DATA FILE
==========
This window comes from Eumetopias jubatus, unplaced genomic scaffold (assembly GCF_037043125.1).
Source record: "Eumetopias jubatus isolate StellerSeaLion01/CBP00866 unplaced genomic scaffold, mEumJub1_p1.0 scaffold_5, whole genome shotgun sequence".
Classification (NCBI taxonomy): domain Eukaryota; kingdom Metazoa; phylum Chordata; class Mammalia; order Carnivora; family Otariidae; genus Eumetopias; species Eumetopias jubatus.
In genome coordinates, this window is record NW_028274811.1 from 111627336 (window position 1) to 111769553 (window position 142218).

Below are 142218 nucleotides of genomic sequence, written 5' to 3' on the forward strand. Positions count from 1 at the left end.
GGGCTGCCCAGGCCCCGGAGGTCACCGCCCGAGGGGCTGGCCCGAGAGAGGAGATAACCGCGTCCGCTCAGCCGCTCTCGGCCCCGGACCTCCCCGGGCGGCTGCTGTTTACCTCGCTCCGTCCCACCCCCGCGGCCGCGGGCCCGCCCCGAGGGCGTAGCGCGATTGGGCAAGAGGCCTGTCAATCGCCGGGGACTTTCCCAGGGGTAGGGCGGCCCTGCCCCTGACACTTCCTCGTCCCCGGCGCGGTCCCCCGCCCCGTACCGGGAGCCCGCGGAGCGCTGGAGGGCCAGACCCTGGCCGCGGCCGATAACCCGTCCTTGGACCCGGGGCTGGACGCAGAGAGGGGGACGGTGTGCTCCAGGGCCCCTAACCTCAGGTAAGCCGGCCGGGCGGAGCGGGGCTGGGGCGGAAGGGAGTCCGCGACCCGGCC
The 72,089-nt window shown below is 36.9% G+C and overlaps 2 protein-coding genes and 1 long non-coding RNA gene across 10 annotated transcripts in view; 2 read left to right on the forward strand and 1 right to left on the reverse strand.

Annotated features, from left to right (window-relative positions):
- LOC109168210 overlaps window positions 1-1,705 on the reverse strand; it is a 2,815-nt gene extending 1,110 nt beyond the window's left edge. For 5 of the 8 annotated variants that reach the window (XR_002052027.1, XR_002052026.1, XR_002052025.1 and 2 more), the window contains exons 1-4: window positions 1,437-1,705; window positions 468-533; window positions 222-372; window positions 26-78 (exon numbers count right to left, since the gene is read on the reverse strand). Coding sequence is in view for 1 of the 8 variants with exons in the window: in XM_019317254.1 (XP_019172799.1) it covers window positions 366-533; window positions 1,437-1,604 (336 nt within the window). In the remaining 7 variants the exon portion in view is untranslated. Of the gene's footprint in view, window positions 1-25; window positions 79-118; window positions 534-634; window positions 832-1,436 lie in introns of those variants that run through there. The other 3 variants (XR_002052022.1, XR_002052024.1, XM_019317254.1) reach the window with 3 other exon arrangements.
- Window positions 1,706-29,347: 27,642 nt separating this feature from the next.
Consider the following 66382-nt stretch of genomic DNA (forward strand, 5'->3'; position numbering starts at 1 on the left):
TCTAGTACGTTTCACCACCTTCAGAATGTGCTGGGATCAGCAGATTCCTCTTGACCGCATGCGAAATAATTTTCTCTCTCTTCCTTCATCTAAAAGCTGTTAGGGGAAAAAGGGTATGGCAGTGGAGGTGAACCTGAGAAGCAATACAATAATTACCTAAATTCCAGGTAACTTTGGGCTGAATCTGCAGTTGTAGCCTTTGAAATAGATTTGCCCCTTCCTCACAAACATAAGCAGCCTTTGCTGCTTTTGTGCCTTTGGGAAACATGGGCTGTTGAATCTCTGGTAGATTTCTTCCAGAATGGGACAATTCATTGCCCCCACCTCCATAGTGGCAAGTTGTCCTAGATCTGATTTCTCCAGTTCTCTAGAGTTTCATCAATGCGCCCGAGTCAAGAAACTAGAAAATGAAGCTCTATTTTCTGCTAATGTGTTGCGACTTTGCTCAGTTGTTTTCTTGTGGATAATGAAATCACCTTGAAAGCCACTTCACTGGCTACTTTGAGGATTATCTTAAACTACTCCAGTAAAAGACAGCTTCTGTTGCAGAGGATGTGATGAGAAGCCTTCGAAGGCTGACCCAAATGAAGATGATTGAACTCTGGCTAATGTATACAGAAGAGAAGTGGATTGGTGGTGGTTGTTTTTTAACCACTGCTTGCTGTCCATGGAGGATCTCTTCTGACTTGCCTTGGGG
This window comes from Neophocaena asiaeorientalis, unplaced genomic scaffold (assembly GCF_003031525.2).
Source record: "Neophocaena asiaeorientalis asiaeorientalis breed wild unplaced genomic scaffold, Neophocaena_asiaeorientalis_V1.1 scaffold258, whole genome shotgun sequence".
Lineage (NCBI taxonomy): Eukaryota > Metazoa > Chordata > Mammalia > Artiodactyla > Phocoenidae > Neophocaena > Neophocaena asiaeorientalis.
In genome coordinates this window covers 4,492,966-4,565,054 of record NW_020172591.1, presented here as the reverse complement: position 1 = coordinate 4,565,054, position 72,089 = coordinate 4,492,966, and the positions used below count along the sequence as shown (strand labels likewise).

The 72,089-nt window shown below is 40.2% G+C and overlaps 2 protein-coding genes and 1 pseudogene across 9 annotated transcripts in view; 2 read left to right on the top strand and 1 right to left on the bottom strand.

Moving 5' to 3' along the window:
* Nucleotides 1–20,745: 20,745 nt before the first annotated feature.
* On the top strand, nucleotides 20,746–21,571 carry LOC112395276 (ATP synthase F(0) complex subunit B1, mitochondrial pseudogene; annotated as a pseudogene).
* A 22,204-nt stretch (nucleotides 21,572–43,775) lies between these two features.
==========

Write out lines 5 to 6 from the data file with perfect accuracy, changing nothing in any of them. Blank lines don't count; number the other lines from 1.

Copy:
Below are 142218 nucleotides of genomic sequence, written 5' to 3' on the forward strand. Positions count from 1 at the left end.
GGGCTGCCCAGGCCCCGGAGGTCACCGCCCGAGGGGCTGGCCCGAGAGAGGAGATAACCGCGTCCGCTCAGCCGCTCTCGGCCCCGGACCTCCCCGGGCGGCTGCTGTTTACCTCGCTCCGTCCCACCCCCGCGGCCGCGGGCCCGCCCCGAGGGCGTAGCGCGATTGGGCAAGAGGCCTGTCAATCGCCGGGGACTTTCCCAGGGGTAGGGCGGCCCTGCCCCTGACACTTCCTCGTCCCCGGCGCGGTCCCCCGCCCCGTACCGGGAGCCCGCGGAGCGCTGGAGGGCCAGACCCTGGCCGCGGCCGATAACCCGTCCTTGGACCCGGGGCTGGACGCAGAGAGGGGGACGGTGTGCTCCAGGGCCCCTAACCTCAGGTAAGCCGGCCGGGCGGAGCGGGGCTGGGGCGGAAGGGAGTCCGCGACCCGGCC